But what Web 2.0 offers in services, it also requires in bandwith. Federal regulators renewed on Thursday their push for a wider rollout of what has been hailed as a viable "third pipe" for the many areas where broadband choices have been limited to DSL or cable modems. If broadband over power lines takes off, more Americans will be able to plug into high-speed Internet access.

Wider access to high-speed broadband means broad access to video. And in the world of video, CNN is snatching a page out of YouTube's book. CNN Exchange will be a page on the company's Web site that will feature user-submitted video, audio and articles. Video-sharing sites have become online warehouses for war footage from Lebanon, Iraq and Chechnya.

Where can busy people watch all those heart-wrenching videos? On their phones, of course. Verizon Wireless this week introduced LG Electronic' Chocolate handset to U.S. shores, offering video and music features it hopes digital-media junkies will find tasty.

The phone has extensive music and video capabilities tied to its V Cast media store, with a caveat: V Cast service is compatible only with PCs running Microsoft Windows XP and Windows Media Player 10.

Verizon Communications, meanwhile, plans to spend $20 billion over the next several years to build a fiber-optic network that reaches directly to the side of its customers' homes. Over that period, it expects to make access to the network, called Fios, Verizon's best hope of competing with cable companies, which are now offering voice services as part of a "triple play" bundle that also includes television service and Internet access.

Of course, there are many areas of the world where cable bundles aren't as important as, say, electricity. So two former Sun employees are using solar power to get Wi-Fi technology running where sources of electricity are unreliable. Their nonprofit organization, Green Wi-Fi, is trying to bring Internet access to schools in developing countries via cheap, solar-powered Wi-Fi networks, enabling them to gather information from around the world.

Connecting with the world, however, doesn't always bring what one might expect. In the United States, the Bush administration has asked a federal appeals court to halt a lawsuit that accuses AT&T of illegally opening its communication networks to surveillance by the National Security Agency.

Permitting the Electronic Frontier Foundation's lawsuit to proceed would endanger national security and possibly expose classified information, the U.S. Department of Justice said in a legal brief filed on Monday.

The GPL debate
A proposed patent provision in a revamped General Public License, which governs thousands of open-source projects, isn't sitting well at Hewlett-Packard, raising concerns that two competing versions of the license could survive.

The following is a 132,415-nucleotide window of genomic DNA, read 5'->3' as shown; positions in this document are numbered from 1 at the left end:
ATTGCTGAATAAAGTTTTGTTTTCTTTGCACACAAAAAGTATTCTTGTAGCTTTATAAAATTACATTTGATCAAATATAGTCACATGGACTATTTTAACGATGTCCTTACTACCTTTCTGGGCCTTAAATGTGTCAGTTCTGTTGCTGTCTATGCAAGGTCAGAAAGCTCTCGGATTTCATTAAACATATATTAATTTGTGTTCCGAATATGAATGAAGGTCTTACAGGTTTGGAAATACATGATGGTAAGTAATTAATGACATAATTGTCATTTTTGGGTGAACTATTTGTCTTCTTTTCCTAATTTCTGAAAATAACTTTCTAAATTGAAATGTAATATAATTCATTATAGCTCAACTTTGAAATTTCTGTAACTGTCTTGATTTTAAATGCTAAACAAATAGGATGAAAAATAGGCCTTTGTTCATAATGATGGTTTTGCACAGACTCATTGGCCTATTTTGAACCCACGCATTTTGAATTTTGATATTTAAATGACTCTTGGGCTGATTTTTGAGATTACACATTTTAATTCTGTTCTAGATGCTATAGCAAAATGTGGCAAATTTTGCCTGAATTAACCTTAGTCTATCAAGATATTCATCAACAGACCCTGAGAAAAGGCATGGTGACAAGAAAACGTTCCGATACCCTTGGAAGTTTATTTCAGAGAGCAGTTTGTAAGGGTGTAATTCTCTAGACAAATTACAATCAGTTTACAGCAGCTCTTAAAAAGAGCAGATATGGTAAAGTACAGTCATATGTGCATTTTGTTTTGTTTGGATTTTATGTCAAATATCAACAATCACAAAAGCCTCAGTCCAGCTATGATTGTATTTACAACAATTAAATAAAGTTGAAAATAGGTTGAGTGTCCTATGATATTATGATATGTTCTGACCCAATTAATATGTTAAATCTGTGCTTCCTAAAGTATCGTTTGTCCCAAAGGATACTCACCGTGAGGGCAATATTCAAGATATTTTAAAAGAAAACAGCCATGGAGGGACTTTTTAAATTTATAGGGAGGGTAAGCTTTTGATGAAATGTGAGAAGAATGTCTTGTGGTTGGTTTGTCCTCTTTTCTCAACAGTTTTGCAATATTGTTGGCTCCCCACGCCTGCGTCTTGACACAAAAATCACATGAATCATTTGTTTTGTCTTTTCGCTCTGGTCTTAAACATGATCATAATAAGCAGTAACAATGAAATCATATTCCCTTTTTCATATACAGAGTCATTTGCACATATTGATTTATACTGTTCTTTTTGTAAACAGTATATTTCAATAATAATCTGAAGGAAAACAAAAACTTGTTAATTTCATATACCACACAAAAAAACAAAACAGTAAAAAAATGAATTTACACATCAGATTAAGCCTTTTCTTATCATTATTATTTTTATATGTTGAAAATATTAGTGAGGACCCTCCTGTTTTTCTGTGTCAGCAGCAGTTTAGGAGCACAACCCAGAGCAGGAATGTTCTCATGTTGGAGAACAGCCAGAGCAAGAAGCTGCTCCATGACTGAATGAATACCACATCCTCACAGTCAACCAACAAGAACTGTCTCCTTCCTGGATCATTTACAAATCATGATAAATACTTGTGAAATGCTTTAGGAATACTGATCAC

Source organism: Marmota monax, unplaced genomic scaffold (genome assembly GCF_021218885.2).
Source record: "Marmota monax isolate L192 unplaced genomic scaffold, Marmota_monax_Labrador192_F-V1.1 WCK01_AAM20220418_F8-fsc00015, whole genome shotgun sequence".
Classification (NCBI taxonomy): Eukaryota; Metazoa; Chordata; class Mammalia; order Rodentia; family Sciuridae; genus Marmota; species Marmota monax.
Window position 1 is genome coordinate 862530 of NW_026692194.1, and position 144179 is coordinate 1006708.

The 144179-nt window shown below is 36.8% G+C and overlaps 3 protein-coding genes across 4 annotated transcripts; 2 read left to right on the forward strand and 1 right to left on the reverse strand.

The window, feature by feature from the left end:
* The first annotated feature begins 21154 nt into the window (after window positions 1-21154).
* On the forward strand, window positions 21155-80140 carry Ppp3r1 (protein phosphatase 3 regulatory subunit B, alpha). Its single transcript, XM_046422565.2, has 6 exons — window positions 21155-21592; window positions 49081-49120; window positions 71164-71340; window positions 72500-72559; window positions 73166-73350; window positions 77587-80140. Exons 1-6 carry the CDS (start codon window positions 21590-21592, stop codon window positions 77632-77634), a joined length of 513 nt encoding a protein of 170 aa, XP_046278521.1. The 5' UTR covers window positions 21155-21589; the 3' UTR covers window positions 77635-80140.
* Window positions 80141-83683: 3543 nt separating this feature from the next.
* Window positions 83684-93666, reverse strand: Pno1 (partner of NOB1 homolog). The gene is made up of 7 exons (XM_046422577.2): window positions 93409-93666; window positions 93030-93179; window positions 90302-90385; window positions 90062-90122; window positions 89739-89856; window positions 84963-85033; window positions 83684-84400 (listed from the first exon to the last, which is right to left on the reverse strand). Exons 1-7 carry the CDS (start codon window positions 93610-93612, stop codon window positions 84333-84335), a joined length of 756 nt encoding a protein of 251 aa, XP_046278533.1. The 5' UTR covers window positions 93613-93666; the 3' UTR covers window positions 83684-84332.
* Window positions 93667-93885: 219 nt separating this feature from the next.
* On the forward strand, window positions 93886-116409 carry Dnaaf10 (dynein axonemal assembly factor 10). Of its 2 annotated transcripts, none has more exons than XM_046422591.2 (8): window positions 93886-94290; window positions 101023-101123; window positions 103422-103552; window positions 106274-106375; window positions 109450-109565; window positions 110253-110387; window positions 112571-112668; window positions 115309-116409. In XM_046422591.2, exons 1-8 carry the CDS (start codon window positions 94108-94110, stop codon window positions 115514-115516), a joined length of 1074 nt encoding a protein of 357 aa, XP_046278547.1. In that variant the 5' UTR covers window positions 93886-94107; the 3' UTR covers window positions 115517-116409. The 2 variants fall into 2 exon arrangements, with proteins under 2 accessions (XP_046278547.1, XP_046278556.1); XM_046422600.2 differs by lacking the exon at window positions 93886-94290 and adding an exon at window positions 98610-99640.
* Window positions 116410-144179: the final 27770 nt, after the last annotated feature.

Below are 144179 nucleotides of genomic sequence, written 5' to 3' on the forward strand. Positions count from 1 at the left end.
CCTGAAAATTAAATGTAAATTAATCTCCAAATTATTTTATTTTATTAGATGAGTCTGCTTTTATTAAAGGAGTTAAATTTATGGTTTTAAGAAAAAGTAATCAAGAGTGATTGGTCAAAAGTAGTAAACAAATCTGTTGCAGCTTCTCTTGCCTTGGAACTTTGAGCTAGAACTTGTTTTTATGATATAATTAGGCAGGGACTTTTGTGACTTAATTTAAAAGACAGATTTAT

GPL version 3 represents the Free Software Foundation's first explicit attempt to grapple with the thorny issue of software patents. But HP prefers version 2, arguing that the new one imposes disproportionate patent consequences for a company that distributes even a single copy of GPLv3 software carrying technology the company has patented.

Meanwhile, the Federal Trade Commission, in a unanimous decision announced Wednesday, found that Rambus monopolized the markets for four computer memory technologies, which eventually made their way into industry standards for dynamic random access memory (DRAM) chips.

Microsoft managed to avoid FTC issues this week, dealing with internal issues instead. The software giant announced executive changes within its Platform and Services Division on Tuesday, and said it is restructuring the group to sharpen its technology vision and bolster its response to customers. The changes come amid worries about delays in getting Vista out the door by early 2007.

Under the latest plan, big businesses should have Vista by November, and the consumer delivery of Vista is set for January. But that's dependent on the operating system sticking to a tight schedule, with a near-final version needing to be ready this quarter. Some prominent bloggers are calling on the company to reschedule the release and to send out a Beta 3 version instead.

Meanwhile, the comany Microsoft deems as its biggest competitor, plans to spend $740 million in cash to acquire MRO Software, a company that builds applications for managing industrial equipment. IBM said it will incorporate the asset management tools into its Tivoli line of systems management software. MRO will operate as a business unit within Tivoli.

Big Blue, which has begun podcasting, also dramatically expanded a partnership to use Advanced Micro Devices' Opteron processors in its servers, announcing on Tuesday a full-fledged server line geared for mainstream business use. The move gives AMD a more powerful ally during a time when Intel is trying hard to reverse market share losses.

AMD is still making strides in the server market at Intel's expense, as the larger company waits to see if a new processor can reverse its slide. AMD on Monday said it increased its share of the x86 server processor market to 25.9 percent. Intel now holds 72.9 percent of the overall market for x86 processors, while AMD has 21.6 percent.

Also of note
A settlement between Google and the Associated Press draws attention...InCard installs a password-generating chip into a credit card...Intel issued patches for flaws in its Centrino device drivers...Microsoft has 12 security bulletins in store for next Tuesday...Friendster has a new patent it could possibly use to sue MySpace...An ice-powered air conditioner could cut summer electrical bills...Sprint Nextel, Lenovo, Nortel Networks and Napster report earnings.